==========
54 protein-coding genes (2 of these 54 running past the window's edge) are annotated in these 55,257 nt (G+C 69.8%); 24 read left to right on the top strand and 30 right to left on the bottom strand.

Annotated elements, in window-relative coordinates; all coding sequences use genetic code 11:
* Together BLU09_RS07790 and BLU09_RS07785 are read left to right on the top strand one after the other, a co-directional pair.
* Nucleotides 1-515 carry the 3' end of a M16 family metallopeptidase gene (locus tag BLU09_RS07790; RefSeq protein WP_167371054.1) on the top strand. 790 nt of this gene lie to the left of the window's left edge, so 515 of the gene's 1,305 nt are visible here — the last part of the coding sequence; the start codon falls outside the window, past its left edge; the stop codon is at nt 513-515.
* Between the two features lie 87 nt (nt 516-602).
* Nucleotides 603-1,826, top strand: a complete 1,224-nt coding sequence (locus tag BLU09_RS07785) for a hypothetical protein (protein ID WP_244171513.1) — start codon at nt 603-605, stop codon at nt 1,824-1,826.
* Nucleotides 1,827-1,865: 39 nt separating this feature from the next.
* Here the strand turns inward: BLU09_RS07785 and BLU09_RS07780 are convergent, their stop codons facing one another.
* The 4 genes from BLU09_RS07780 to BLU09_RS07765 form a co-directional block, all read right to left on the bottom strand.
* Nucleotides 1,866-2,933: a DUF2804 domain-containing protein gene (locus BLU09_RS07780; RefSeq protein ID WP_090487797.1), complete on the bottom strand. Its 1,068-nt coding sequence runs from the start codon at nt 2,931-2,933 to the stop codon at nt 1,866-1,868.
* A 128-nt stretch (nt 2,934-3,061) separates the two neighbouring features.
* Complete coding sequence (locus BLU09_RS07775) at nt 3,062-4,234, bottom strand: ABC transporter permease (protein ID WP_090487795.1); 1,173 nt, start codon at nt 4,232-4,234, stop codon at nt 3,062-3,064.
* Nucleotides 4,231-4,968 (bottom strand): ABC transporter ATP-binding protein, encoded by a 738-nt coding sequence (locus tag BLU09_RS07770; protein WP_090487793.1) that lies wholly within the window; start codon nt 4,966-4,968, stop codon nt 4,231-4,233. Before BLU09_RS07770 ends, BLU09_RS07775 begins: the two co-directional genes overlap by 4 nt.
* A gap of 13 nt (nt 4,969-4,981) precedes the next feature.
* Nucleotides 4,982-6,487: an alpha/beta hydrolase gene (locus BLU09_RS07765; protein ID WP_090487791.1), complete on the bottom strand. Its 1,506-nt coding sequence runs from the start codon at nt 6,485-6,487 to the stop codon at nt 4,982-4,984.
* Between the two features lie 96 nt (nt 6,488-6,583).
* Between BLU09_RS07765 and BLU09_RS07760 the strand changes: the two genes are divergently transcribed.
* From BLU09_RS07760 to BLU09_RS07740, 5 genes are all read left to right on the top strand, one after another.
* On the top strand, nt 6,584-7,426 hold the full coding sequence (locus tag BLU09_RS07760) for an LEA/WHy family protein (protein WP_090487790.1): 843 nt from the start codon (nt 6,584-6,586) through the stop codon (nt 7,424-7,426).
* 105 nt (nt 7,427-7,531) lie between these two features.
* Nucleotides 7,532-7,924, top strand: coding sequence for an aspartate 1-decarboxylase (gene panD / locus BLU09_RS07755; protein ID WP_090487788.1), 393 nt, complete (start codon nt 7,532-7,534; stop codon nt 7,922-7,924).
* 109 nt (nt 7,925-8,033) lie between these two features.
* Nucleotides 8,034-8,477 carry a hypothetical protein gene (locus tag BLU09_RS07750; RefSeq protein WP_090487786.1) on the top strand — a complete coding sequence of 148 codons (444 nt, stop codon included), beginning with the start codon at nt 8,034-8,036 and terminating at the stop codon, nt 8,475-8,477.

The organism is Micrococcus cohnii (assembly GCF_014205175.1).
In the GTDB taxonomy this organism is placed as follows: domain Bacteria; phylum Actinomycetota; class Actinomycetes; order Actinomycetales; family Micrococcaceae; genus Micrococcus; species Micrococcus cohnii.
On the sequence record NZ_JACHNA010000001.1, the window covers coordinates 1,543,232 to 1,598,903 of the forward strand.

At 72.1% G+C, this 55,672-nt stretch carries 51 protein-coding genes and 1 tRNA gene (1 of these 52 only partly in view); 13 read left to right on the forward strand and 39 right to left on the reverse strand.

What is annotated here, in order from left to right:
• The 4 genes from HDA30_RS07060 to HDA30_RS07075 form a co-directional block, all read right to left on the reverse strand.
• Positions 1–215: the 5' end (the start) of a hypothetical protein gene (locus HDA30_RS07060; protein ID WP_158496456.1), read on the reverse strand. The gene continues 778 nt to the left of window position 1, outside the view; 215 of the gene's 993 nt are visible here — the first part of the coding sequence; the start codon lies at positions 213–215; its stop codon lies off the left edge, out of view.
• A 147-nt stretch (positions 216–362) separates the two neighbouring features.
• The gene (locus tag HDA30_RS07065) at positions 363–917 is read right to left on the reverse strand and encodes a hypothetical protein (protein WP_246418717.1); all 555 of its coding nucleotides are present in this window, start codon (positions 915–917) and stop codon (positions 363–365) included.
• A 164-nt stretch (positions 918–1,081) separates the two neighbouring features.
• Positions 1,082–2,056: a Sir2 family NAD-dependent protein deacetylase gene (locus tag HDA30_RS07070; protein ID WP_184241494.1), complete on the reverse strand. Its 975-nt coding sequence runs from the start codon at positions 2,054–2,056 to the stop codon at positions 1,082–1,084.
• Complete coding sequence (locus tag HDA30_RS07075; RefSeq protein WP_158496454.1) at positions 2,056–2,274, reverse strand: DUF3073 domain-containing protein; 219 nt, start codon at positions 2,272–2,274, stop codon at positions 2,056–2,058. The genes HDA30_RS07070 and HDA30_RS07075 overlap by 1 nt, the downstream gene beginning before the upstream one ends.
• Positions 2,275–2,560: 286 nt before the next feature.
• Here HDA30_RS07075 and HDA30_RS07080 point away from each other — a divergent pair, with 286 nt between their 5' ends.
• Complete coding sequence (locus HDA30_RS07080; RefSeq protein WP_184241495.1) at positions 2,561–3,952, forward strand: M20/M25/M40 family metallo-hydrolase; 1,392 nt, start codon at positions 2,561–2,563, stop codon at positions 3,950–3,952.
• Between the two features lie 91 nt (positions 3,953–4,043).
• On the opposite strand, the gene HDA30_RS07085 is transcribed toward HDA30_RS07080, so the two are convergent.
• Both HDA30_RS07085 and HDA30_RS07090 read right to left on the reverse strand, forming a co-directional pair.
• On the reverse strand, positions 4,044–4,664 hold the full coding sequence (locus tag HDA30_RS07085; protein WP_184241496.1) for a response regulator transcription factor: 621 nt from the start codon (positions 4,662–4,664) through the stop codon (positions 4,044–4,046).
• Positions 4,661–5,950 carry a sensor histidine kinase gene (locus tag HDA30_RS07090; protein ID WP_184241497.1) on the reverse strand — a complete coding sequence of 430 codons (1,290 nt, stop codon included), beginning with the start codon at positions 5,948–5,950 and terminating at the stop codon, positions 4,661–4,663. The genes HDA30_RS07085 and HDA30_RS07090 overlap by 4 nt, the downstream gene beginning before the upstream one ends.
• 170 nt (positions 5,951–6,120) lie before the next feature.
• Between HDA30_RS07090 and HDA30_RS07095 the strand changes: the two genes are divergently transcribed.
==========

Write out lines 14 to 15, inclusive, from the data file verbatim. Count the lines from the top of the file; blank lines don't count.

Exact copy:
* A gap of 13 nt (nt 4,969-4,981) precedes the next feature.
* Nucleotides 4,982-6,487: an alpha/beta hydrolase gene (locus BLU09_RS07765; protein ID WP_090487791.1), complete on the bottom strand. Its 1,506-nt coding sequence runs from the start codon at nt 6,485-6,487 to the stop codon at nt 4,982-4,984.